Are you fascinated about the world? Do you notice things that others don’t? Are you passionate climate change, environmental security, and human well-being?
In a lifetime where we are undoubtedly going to face more environmental and security challenges, how do we begin to prepare for what might come? Even better, how might we reduce the impacts to ensure a better future for the next generation?
Murdoch senior lecturer in Politics and International Relations, Dr Tobias Ide, explains that the first thing we need to do is to understand the security and environmental challenges, as well as their connections, which is why Murdoch has launched a new Environmental, Conflict and Security major.
“The connection between these two areas can be seen when it comes to water and food security, forced migration and political conflict. Take the war in Ukraine as an example. The war drives an increase in global food prices, this combined with regional drought is made worse by climate change, more people in poorer countries will go hungry, leading to social unrest and political instability. And this is just the start of a vicious cycle,” he said.
“The impact of climate change will also have a range of adverse security impacts on Australia. In recent years we have started to the effect of bushfires and excessive flooding, especially in Queensland. Although we are starting to see the environmental impacts in our own backyard, the humanitarian effects in neighbouring countries are yet to be seen to the full extent.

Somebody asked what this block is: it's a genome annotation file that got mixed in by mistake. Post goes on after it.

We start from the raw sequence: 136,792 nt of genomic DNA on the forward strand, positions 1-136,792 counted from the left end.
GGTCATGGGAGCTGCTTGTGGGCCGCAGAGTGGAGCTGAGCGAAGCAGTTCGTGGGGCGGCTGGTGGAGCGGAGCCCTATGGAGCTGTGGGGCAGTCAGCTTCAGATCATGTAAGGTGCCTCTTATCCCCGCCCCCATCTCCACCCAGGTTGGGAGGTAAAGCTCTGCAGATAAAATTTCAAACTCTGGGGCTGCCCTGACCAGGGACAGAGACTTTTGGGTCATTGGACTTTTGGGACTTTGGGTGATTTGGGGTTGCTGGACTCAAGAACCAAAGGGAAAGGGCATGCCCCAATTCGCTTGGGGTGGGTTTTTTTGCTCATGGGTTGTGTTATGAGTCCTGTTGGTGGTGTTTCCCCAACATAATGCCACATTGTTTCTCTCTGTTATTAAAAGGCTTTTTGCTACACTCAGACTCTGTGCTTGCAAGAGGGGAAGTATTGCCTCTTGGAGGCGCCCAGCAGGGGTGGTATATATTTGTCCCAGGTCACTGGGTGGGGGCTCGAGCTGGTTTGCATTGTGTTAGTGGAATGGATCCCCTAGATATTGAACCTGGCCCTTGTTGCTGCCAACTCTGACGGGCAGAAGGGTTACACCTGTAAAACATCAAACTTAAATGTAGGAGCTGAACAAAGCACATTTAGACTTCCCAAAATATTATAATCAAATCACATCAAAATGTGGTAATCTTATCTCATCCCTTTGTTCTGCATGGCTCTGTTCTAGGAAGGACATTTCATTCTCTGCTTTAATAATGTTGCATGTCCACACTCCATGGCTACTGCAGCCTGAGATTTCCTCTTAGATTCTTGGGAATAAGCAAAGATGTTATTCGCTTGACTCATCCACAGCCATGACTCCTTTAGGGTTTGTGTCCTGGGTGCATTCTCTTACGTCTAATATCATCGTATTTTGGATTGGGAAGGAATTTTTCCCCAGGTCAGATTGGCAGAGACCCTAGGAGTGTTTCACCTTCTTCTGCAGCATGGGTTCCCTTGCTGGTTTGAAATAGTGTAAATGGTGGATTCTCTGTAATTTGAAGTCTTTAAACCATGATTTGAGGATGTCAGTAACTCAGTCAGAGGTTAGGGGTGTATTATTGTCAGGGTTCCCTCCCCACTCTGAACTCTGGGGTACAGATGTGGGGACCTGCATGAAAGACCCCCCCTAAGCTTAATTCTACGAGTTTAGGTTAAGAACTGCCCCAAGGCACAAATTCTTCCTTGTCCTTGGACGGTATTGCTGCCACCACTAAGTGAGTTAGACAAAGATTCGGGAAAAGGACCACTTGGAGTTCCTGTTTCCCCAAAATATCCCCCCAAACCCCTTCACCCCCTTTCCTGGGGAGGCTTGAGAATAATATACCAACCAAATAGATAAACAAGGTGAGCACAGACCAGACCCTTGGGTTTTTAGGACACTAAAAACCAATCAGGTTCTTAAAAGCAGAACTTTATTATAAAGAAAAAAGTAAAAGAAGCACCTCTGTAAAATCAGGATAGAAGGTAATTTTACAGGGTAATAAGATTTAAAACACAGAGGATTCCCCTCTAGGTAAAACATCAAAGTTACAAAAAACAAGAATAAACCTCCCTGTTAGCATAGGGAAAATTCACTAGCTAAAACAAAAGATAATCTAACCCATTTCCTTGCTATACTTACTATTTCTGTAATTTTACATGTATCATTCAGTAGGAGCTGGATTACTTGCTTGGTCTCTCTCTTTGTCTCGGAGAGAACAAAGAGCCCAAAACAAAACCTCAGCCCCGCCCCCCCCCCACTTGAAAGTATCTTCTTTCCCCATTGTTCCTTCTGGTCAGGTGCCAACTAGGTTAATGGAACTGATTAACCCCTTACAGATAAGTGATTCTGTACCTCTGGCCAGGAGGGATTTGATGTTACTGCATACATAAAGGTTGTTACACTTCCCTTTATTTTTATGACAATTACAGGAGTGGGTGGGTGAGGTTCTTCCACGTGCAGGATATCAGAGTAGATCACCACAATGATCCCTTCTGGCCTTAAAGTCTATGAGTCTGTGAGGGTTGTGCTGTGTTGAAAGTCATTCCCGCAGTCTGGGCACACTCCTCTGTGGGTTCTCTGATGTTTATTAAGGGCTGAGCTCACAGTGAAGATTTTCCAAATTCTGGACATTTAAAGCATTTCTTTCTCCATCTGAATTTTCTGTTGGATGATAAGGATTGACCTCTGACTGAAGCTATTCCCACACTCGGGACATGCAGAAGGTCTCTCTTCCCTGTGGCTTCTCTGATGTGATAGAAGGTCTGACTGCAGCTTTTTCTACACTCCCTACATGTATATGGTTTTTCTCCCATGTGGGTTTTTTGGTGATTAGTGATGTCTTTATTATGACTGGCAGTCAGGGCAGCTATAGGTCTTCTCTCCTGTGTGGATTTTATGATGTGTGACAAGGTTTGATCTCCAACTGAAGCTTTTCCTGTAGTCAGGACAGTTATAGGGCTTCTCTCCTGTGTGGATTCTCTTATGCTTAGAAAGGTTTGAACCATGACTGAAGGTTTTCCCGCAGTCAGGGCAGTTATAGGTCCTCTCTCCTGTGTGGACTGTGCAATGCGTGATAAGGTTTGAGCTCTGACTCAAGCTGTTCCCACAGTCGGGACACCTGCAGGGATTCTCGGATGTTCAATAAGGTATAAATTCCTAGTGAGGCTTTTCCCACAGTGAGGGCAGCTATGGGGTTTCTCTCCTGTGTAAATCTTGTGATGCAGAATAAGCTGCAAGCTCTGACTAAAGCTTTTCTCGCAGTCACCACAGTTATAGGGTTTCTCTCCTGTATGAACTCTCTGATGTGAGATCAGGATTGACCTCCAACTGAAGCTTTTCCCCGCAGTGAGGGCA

Although these issues are not resolved overnight, we can begin to understand the interconnectedness, and solutions to limit the impacts. Murdoch University’s Environmental, Conflict and Security major is just one way we are preparing the next generation of free thinkers to understand the way the world operates and how they can help make a difference.
Students will explore the relationship between the two and learn how environmental issues effect conflict and security, and what can be done to address these global issues. The course also provides unique opportunities for hand-on learning. Most recently students conducted a climate security research project and delivered the results to the German Foreign Ministry as part of a partnership with Murdoch University.
Students who undertake this course can benefit from the large number of Murdoch University researchers leading the way in this field.
With research that includes Dr Tobias Ide’s on Climate Conflicts and Environmental Peacebuilding, Dr Rochelle Spencer’s on Sustainable Development, Professor Samuel Makinda’s on Political Instability and Dr Oliver Fritsch’s on Environmental Policy Making, students will have the opportunity to further dive into these complex issues.
As the world continues to evolve and we continue to experience these types of issues, understanding the interconnectedness and having people whose primary roles are focused on climate change, environmental stress, poverty, and political conflict will become more important than ever.